In this interview, Dr Susic talks about research in the microbiome field and what women can do to optimise the microbiome of their baby.


Steven discusses how a newborn baby’s microbiome ‘teaches’ it’s immune system for lifetime protection against inflammation and disease. He also talks about the importance of things like breastfeeding to support your baby’s microbiome.


Leah speaks about what couples can do to optimise their microbiomes for fertility and baby health.


Watch to hear Matthew speak about the importance of soil and bringing things back to basics to optimise your microbiome.


In this interview Brittany talks about the importance of diet and nutrition on the microbiome and what advice she gives her clients wanting to improve fertility.

Learn valuable and educational information from our experts about the science behind a healthy future for both mothers and babies.

Some simple statistics demonstrate the magnitude of the problem

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In 2016 it was 8.6%, up from an average of 7%

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Food allergies

Food allergies affect 1:20 in children

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Asthma affects 1:9 Australians

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7.8% diagnosed in 2003, 9.5% in 2007, 11% in 2011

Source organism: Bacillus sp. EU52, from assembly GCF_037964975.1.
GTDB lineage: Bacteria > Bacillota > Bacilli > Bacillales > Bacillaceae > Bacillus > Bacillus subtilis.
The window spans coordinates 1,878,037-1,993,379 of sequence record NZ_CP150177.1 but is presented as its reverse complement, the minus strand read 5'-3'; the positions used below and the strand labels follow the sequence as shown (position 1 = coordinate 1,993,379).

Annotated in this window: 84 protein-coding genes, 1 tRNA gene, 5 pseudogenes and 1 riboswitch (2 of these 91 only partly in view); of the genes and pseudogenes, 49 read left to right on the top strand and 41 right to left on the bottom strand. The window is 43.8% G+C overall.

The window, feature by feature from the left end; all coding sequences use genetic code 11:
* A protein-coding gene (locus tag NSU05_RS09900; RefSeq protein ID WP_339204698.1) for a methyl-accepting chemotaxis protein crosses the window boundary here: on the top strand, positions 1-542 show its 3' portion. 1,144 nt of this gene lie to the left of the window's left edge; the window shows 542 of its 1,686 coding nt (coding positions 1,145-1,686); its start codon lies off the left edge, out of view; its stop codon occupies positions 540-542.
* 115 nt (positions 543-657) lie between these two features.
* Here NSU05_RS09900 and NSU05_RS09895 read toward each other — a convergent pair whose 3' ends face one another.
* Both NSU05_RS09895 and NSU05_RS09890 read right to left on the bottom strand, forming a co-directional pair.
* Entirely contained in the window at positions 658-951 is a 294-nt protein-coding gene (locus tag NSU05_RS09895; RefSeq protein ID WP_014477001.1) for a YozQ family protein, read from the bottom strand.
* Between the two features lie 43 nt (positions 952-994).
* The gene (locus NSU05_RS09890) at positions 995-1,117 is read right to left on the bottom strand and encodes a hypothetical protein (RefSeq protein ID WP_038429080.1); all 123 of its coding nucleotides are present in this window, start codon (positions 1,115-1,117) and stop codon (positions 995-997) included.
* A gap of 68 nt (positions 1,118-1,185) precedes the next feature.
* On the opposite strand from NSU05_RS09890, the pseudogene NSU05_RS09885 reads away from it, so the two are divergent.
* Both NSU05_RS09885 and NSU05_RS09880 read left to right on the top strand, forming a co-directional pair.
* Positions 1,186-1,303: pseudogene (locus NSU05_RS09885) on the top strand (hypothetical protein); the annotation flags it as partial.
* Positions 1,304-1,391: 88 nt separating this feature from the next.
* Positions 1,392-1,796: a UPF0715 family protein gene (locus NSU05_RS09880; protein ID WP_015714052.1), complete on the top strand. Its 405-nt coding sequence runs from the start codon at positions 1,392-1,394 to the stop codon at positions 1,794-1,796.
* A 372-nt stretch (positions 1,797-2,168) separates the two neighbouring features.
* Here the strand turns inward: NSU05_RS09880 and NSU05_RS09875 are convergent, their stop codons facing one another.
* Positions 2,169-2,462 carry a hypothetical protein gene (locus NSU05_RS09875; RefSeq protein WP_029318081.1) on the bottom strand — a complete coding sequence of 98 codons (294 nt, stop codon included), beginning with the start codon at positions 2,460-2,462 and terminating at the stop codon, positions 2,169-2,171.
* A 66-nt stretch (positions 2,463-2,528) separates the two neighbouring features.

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Spectrum disorders

2.46% of children aged 10-14

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Overweight and Obesity

1:4 children and 2:3 adults and increasing

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Mental health

Anxiety 1:4 and depression 1:7 in adults

Explore our topics

1. I want the power to decide

‘I decide I have the power to decide and that I want to learn more about making powerful decisions on the journey from “fertility’ to ” maybe-a-baby’

2. I am curious about my fertility

‘I’m pretty sure I want to have a baby one day, not right now or even soon, but right now I’d like to understand my fertility’

3. I’m interested in my gut health

‘I decide to learn about the importance of my gut health and my microbiome on the fertility journey to ‘maybe-a-baby’

4. I am planning on having a baby

‘I decide to actively prepare for pregnancy and to adjust my preconception diet’

5. I want a powerful pregnancy

‘I acknowledge my power in my pregnancy’

6. I’m thinking about my birth plan

‘I would like to understand how my birth decisions impact my health, and the health of my baby’

7. My newborn and breastfeeding

‘I decide to understand the newborn phase, and the importance of breast milk for my baby’s developing immune system’

8. Introducing solids

‘I decide to understand the impact on gut health of the introduction of solids to my baby’

9. Looking after me

This module is for all the new (and not-so-new!) parents out there who might be feeling a bit worn out, run-down and like they give all their energy to their newborn child.

10. Looking after our family

‘I choose a healthy environment for myself, my baby and our family’

Groundbreaking research on the microbiome in mothers and babies

Imagine, if by better understanding the way your body works, you could avoid many diseases that are becoming increasingly common in women and newborn babies. Diseases such as: